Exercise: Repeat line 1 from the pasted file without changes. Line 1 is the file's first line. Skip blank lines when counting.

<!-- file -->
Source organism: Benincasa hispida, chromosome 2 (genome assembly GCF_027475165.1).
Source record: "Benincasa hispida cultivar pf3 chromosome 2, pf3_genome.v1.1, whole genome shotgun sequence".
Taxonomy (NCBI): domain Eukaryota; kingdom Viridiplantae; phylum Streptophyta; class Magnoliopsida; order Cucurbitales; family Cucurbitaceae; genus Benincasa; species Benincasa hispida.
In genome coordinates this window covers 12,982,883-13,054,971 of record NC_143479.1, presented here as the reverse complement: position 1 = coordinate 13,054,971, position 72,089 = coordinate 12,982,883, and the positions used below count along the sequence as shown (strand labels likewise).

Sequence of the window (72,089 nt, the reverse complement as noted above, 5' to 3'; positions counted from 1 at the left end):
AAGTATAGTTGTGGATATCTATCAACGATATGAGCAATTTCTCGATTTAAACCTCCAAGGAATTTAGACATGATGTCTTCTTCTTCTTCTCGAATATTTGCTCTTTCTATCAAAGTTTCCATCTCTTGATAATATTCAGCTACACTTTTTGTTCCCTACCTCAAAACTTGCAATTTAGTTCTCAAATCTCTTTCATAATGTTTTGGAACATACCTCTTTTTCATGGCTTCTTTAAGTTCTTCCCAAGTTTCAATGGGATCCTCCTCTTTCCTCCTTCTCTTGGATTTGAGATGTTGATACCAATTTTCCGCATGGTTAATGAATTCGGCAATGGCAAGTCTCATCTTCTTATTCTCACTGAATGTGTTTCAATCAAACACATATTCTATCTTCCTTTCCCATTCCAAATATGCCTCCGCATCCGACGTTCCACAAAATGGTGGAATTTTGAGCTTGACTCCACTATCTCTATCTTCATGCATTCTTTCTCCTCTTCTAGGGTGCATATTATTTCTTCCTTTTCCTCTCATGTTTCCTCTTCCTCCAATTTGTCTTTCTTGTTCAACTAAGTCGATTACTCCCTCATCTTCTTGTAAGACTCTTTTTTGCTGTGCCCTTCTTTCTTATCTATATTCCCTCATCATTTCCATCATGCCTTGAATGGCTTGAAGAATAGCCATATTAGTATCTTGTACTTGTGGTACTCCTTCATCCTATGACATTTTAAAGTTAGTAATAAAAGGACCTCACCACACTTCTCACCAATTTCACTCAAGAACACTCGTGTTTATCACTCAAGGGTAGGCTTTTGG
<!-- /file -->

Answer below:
Source organism: Benincasa hispida, chromosome 2 (genome assembly GCF_027475165.1).